Pharmacy technicians work under direct supervision to assist pharmacists. Technicians handle a variety of duties, and they interact with the public and with health care professionals in addition to pharmacists.
What A Pharmacy Tech Does
Pharmacy technicians often perform intake for patient prescriptions. They take phone calls from doctors requesting new prescriptions or from patients who need refills, and they accept prescriptions from customers who visit a pharmacy.
Technicians count out pills and measure liquids, and they may also compound medications. Compounding can include mixing ointments, adding flavors to liquids or creating new mixtures for patients who are allergic to certain inactive ingredients. Pharmacy technicians monitor prescription prices, verify patient insurance coverage, create labels for medication bottles and provide instruction leaflets. While they are authorized to perform these various tasks, pharmacists must review every prescription before a patient receives it.
Other duties that pharmacy technicians perform include updating computer records, processing insurance claims, handling customer payments, keeping inventory counts and restocking shelves. Technicians must be very detail oriented and accurate in their work. Having good organizational skills is very important as is the ability to provide friendly customer service.
Where Pharmacy Techs Work
Pharmacy technicians work in all types of locations, including hospitals, drug stores, grocery stores and other retail outlets that supply prescription services. Technicians spend the majority of the workday on their feet, and they may be required to work varied hours around the clock, depending on the pharmacy's hours of operation. Positions can be either part time or full time.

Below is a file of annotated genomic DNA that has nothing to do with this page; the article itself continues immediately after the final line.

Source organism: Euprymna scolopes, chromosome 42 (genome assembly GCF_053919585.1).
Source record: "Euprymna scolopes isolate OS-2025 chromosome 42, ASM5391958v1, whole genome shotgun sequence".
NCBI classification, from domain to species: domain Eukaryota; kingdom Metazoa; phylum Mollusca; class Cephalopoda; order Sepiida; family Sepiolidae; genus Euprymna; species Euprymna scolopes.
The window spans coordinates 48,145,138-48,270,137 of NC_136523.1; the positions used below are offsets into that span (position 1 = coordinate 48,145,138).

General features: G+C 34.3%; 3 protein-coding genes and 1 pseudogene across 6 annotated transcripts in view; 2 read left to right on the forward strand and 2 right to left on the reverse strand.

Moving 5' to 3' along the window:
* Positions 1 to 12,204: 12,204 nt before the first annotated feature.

Education and Training for Pharmacy Techs
In some cases, pharmacy technicians can learn through on-the-job training if they have at least a high school education or a GED certificate; studies in math and science are especially helpful. The trend, however, is to receive formal secondary training through a vocational school or community college.
Training programs are typically one year in length but may be shorter or longer. During training, students learn about the uses, effects and interactions of prescription drugs as well as dispensing techniques and record keeping. The laws and ethics of pharmacies are also included. Students generally serve a pharmacy internship as part of their training.
Pharmacy Tech Certifications
Training and certification laws vary by state, but even if a state doesn't require formal training or certification exams, many employers prefer job candidates who are certified. There is a fee to take the exam, but employers will sometimes reimburse the cost. The Pharmacy Technician Certification Board offers the exam as does the National Health Career Association. Certification will likely include a background check for felony convictions and for drug- or pharmacy-related convictions. Once certified, pharmacy technicians regularly take continuing education classes, and they must renew their certifications every two years.
Pharmacy Tech Salary and Job Prospects
Salaries for pharmacy technicians depend on experience and the pharmacy venue. According to the Bureau of Labor Statistics, full-time salary averages in 2010 ranged from slightly less than $20,000 per year up to nearly $41,000. Retail stores tend to pay lower wages while hospitals pay the most. Job prospects through the year 2020 are expected to be above average given the increased use of prescription drugs by America's aging population.